FDA clears Corindus robotic-assisted CorPath 200 system

25 July 2012 (Last Updated July 25th, 2012 18:30)

The US Food and Drug Administration (FDA) has granted 510(k) clearance to Corindus Vascular Robotics' CorPath 200 system, designed for use in percutaneous coronary intervention (PCI) procedures to restore blood flow to blocked arteries in patients with coronary artery disease.

Corindus

The US Food and Drug Administration (FDA) has granted 510(k) clearance to Corindus Vascular Robotics' CorPath 200 system, designed for use in percutaneous coronary intervention (PCI) procedures to restore blood flow to blocked arteries in patients with coronary artery disease.

The CorPath 200 system enables interventional cardiologists to place coronary guidewires and stent / balloon catheters from an optimised interventional cockpit which protects from exposure to harmful radiation.

Joseph P. Carrozza, St. Elizabeth's Medical Centre cardiovascular medicine chief, said in the past, the centre has relied on heavy lead aprons to protect from radiation, but the physical stress of wearing these aprons can lead to back pain, fatigue and orthopedic injuries.

"Robot-assisted PCI procedures allow us to provide our patients with the highest quality of care working in an ergonomic position with robotic-assisted stent and balloon placements to restore blood flow," Carrozza added.

"The study demonstrated that robotically-assisted PCI is safe and feasible for patients and the procedure success rate was 97.6%."

The approval is based on a multicentre, prospective, single-arm CorPath PRECISE trial, designed to assess the safety and efficacy of the system.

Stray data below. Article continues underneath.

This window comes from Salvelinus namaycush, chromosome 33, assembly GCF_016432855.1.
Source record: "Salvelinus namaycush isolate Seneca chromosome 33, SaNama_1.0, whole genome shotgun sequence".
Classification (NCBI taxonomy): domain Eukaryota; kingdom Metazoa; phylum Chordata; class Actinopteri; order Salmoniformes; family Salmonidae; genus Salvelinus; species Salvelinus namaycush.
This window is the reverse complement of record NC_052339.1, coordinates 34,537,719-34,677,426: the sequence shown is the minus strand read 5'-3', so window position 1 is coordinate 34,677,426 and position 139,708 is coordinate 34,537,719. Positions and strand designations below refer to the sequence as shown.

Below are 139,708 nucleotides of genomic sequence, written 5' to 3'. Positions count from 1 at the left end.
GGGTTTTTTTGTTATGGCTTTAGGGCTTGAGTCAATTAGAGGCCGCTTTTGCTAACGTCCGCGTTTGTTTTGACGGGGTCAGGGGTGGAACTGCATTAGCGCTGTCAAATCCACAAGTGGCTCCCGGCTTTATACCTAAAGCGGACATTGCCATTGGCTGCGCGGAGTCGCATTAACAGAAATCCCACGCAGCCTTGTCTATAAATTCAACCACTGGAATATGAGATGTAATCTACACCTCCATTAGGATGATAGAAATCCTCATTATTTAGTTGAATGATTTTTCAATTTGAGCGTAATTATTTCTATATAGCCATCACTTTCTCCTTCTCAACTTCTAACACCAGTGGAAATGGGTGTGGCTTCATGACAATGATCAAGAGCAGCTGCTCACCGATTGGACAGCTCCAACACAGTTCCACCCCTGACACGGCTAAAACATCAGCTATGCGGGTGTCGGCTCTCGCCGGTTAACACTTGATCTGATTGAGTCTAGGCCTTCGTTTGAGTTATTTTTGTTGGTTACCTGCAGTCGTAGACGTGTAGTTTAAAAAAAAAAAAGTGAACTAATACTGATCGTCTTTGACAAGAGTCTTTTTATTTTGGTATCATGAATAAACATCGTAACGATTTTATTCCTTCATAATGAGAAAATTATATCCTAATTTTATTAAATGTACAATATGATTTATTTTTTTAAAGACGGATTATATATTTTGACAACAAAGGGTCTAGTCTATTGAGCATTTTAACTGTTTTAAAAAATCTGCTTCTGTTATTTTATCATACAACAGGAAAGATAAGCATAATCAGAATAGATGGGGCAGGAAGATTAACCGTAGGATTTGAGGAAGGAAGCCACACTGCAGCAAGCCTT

The study demonstrated that robotically-assisted PCI is safe and feasible for patients and overall procedure success rate was 97.6%.

The study also found that PCI can reduce the radiation exposure by 95% when performing the procedure with the CorPath 200 system.

Giora Weisz, NewYork-Presbyterian Hospital / Columbia University Medical Centre interventional vascular therapy clinical research director and Columbia University College of Physicians and Surgeons medicine associate professor, said the performance and the control of the CorPath 200 system, including manipulating the guidewire and stent, enables them to move the devices in increments as small as one millimetre.

"Working with this robotic technology is very intuitive and the PRECISE trial demonstrated its applicability in today's cath lab environment," Weisz added.

"I strongly believe robotic-assisted PCI will enhance the way we are conducting PCI, and we are looking forward to adapting it in our everyday practice."


Image: The CorPath 200 system for use in PCI procedures restores blood flow in blocked arteries of coronary artery disease patients. Photo courtesy of: Corindus, Inc.